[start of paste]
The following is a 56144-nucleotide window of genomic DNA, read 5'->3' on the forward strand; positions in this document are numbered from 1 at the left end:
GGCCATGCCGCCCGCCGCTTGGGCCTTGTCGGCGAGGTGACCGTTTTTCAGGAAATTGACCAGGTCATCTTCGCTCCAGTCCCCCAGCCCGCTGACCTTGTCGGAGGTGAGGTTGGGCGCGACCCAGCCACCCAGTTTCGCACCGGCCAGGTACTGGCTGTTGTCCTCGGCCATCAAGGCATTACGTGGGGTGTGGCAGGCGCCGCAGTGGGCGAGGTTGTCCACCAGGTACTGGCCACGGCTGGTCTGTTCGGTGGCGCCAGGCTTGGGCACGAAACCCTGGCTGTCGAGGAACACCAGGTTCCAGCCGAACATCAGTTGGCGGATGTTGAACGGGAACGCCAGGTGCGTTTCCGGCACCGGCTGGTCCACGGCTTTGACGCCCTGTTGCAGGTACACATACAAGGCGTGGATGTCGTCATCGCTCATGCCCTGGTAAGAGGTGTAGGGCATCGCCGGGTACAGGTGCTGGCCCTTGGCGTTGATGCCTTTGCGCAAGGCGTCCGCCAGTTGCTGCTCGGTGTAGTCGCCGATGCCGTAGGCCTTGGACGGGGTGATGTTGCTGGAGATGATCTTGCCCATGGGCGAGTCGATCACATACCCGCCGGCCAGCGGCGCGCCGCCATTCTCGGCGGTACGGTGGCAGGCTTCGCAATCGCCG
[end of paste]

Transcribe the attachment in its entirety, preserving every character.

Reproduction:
The following is a 56144-nucleotide window of genomic DNA, read 5'->3' on the forward strand; positions in this document are numbered from 1 at the left end:
GGCCATGCCGCCCGCCGCTTGGGCCTTGTCGGCGAGGTGACCGTTTTTCAGGAAATTGACCAGGTCATCTTCGCTCCAGTCCCCCAGCCCGCTGACCTTGTCGGAGGTGAGGTTGGGCGCGACCCAGCCACCCAGTTTCGCACCGGCCAGGTACTGGCTGTTGTCCTCGGCCATCAAGGCATTACGTGGGGTGTGGCAGGCGCCGCAGTGGGCGAGGTTGTCCACCAGGTACTGGCCACGGCTGGTCTGTTCGGTGGCGCCAGGCTTGGGCACGAAACCCTGGCTGTCGAGGAACACCAGGTTCCAGCCGAACATCAGTTGGCGGATGTTGAACGGGAACGCCAGGTGCGTTTCCGGCACCGGCTGGTCCACGGCTTTGACGCCCTGTTGCAGGTACACATACAAGGCGTGGATGTCGTCATCGCTCATGCCCTGGTAAGAGGTGTAGGGCATCGCCGGGTACAGGTGCTGGCCCTTGGCGTTGATGCCTTTGCGCAAGGCGTCCGCCAGTTGCTGCTCGGTGTAGTCGCCGATGCCGTAGGCCTTGGACGGGGTGATGTTGCTGGAGATGATCTTGCCCATGGGCGAGTCGATCACATACCCGCCGGCCAGCGGCGCGCCGCCATTCTCGGCGGTACGGTGGCAGGCTTCGCAATCGCCG